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>> for the sake of the greater good to encould the program. >> to appease people complaining something they are doing constitutional? >> civilian oversear now. >> wait a second. you need a officers to write it down at the time of the arrest. >> bill: just like a traffic ticket. >> exactly. because when they get into court. >> bill: o'reilly was driving on somebody's back lawn. that's what they put on the thing. all right. let's get to california. your pal close personal friend? >> jerry, yeah. >> governor brown. signed a new law about transgendered kids what can they do now? >> ages k through kindergarten through 12th grade say i feel even though i'm down as a boy in school i want to be with the girls. >> bill: did i that senior in high school. >> this is the problem you are hitting on it. didn't you? i would like to be with the girls. >> you would be good on the girl's volleyball team given your height advantage. >> bill: a lot more fun than the sweaty guy. i'm sorry if i am being politically incorrect here.
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>> do you get the point? i can't say bill, really? are you sure about this? >> no. so if the kid says i want to go to the girl's room but i'm a boy, he has got to be able to go? >> not just the restrooms but the team as well. i feel more like a girl. >> bill: biggest con in the world. you can't say i don't believe you, billy jo joe. >> bill: do you have to have a parent's note saying little who who horace is a boyt wants to be a girl. >> if horace wants -- >> bill: i'm coming back and reincarnated and teenager -- >> -- girl's volleyball team. >> bill: all right now to california. ms. deen if you are watching tonight, your dodging of this program not to come on to explain this was the biggest mistake of your life. she caught a break. >> you are having a racial discrimination suit against paula deen. one of the things that you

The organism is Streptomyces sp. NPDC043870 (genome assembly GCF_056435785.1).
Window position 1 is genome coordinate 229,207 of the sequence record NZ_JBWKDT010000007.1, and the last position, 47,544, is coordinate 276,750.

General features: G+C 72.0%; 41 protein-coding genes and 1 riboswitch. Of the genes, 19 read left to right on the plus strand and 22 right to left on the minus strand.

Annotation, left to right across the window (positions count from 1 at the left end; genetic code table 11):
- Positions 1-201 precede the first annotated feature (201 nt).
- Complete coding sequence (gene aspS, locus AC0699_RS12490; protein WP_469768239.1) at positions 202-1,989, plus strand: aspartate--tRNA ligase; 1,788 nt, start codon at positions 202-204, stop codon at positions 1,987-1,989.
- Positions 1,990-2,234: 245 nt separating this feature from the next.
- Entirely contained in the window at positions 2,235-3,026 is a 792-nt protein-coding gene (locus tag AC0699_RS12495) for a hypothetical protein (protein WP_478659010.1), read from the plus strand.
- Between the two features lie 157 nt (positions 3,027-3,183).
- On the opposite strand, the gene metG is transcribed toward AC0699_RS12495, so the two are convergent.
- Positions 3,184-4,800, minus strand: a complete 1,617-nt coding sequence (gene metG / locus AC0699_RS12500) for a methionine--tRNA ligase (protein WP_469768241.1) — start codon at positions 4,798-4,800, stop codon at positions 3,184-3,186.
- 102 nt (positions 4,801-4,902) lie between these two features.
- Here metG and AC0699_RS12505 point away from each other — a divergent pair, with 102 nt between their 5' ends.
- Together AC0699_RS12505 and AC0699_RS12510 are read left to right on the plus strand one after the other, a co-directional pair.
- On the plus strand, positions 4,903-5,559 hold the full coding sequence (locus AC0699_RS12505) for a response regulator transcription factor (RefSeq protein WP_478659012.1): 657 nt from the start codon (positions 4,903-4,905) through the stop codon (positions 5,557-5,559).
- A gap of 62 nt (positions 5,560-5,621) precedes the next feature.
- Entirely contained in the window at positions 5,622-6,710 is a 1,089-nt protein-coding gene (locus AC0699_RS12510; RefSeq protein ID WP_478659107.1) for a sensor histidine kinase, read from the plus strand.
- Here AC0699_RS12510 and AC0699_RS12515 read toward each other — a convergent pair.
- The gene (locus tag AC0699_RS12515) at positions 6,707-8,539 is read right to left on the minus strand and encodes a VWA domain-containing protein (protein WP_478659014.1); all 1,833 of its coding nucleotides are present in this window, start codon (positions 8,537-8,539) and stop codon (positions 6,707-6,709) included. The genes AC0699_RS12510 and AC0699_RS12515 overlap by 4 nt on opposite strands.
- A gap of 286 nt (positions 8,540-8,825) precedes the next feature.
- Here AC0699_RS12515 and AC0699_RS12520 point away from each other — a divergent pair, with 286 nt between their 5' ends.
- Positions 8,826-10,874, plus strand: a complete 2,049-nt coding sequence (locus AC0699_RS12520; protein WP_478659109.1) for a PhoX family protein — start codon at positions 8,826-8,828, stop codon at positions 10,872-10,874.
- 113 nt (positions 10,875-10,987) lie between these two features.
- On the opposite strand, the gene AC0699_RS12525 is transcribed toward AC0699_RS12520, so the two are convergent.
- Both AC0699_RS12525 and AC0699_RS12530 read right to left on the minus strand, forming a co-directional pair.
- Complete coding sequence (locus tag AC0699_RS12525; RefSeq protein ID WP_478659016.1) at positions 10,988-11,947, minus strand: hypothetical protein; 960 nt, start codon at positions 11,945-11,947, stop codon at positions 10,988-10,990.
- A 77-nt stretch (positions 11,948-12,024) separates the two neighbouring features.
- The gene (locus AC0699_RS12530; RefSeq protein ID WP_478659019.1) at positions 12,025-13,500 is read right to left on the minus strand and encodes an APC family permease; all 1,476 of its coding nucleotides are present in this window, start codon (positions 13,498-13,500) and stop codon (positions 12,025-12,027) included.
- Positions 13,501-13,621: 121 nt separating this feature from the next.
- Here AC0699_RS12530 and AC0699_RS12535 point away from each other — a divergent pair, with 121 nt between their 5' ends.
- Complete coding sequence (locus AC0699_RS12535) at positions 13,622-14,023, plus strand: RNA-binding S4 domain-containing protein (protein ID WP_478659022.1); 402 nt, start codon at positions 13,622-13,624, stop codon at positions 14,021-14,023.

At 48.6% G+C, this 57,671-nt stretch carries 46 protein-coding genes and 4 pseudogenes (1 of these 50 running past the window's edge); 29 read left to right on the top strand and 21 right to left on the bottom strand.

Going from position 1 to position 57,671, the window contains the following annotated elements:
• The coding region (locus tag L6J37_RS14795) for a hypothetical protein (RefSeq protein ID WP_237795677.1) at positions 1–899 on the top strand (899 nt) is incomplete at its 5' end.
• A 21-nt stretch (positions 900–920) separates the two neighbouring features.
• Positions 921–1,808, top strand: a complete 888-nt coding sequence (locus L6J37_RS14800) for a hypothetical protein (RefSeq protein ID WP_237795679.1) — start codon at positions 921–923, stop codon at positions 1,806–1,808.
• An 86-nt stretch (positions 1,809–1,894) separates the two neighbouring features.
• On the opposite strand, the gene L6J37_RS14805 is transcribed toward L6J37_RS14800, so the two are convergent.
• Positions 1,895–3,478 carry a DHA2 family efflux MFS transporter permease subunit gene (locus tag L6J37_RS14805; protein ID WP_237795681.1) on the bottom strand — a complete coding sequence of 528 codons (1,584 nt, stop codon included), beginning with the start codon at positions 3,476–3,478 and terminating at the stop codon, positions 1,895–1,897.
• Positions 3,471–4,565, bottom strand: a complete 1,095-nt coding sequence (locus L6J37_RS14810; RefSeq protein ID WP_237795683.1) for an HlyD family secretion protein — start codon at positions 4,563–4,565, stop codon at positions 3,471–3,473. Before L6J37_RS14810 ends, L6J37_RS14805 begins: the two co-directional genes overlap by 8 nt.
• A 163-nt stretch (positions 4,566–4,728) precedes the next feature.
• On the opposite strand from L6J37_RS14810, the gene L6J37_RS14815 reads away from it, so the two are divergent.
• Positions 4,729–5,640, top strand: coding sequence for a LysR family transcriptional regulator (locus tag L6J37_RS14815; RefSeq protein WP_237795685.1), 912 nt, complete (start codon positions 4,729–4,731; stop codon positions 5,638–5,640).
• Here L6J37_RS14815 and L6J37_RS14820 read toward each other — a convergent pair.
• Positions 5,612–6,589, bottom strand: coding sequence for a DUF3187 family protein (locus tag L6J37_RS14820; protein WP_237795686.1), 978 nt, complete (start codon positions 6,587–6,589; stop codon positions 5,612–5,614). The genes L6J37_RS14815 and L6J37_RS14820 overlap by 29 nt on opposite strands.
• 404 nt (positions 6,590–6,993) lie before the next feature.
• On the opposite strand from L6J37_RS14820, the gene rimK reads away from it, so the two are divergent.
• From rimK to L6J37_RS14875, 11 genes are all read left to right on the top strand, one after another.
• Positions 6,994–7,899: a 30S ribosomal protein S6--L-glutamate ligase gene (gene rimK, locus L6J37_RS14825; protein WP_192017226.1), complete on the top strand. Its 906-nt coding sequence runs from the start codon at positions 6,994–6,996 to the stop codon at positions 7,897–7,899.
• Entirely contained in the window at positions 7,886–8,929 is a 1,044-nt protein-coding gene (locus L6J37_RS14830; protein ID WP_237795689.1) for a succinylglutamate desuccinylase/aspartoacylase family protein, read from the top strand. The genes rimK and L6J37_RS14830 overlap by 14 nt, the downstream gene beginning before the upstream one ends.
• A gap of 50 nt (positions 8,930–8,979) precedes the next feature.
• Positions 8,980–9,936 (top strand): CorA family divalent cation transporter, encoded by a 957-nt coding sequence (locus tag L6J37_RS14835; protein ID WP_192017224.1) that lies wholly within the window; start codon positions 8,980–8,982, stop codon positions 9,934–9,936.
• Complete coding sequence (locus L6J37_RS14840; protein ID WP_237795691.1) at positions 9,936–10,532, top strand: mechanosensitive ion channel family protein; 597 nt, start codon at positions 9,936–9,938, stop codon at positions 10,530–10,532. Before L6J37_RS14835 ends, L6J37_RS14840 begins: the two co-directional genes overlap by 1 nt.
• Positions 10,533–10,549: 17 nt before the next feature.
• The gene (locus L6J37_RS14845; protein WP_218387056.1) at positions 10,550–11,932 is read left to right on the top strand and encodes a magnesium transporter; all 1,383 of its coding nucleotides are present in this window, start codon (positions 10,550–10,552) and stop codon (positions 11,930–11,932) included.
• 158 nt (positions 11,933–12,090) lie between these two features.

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are charging is you are being discriminated against because of your race she is while. the word she used in the deposition, other lawsuit can't repeat on air. the "n" word. that would be towards a black person. >> bill: what did the judge say? >> judge said part of your lawsuit is out of here because you are white. not because the claim isn't necessarily true that you have been discriminated against. >> said paula deen was doing racist things. that person was white. >> yes. >> because the person was white, the judge says you can't accuse. >> correct. >> filmsy, isn't it? >> not making a decision on the merits, he is saying you have good standing. you are white. you have no standing. >> bill: only say if there is a racist act if you are the color that is being injured by the racist act? >> word was the "n" word. the judge still left the sexual discrimination suited and harassment and hostile work environment. that's not in there. >> to be fair this did threaten i will expose you publicly if you don't give me money. >> bill: a lot of credibility.
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shakedown. >> there will be a settlement. >> bill: all right, ladies, thanks very much. on deck, charles krauthammer, is hillary clinton a lock to be the next president of the united states? charles moments away. we're cracking down on medicare fraud. the healthcare law gives us powerful tools to fight it... to investigate it... ...prosecute it... and stop criminals. our senior medicare patrol volunteers... are teaching seniors across the country... ...to stop, spot, and report fraud. you can help. guard your medicare card. don't give out your card number over the phone. call to report any suspected fraud. we're cracking down on medicare fraud. let's make medicare stronger for all of us.
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>> bill: back of the book seeing element tonight. looks like hillary clinton is already campaigning for the presidency. yesterday in san francisco she criticized new laws to show ids and generally gave a political speech. every democrat i know believes mrs. clinton is a lock for the nomination. >> i do think it was too early to happened cap the race there no question if hillary clinton gets into the race, there will be a coronation of her because there are so many democrats who last time around supported of her so who i